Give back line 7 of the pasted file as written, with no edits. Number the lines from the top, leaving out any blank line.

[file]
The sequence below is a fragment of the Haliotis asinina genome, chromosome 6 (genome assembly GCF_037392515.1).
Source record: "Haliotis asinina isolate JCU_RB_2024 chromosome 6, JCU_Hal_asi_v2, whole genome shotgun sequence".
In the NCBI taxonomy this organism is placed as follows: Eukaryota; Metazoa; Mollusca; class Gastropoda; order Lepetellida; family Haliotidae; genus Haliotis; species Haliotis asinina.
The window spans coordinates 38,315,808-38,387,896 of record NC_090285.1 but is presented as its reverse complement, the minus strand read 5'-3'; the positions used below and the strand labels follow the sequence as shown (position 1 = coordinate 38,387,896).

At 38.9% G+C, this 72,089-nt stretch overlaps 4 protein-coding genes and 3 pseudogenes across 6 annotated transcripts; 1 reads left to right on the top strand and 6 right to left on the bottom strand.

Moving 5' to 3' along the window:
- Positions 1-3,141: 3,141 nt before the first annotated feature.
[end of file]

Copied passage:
- Positions 1-3,141: 3,141 nt before the first annotated feature.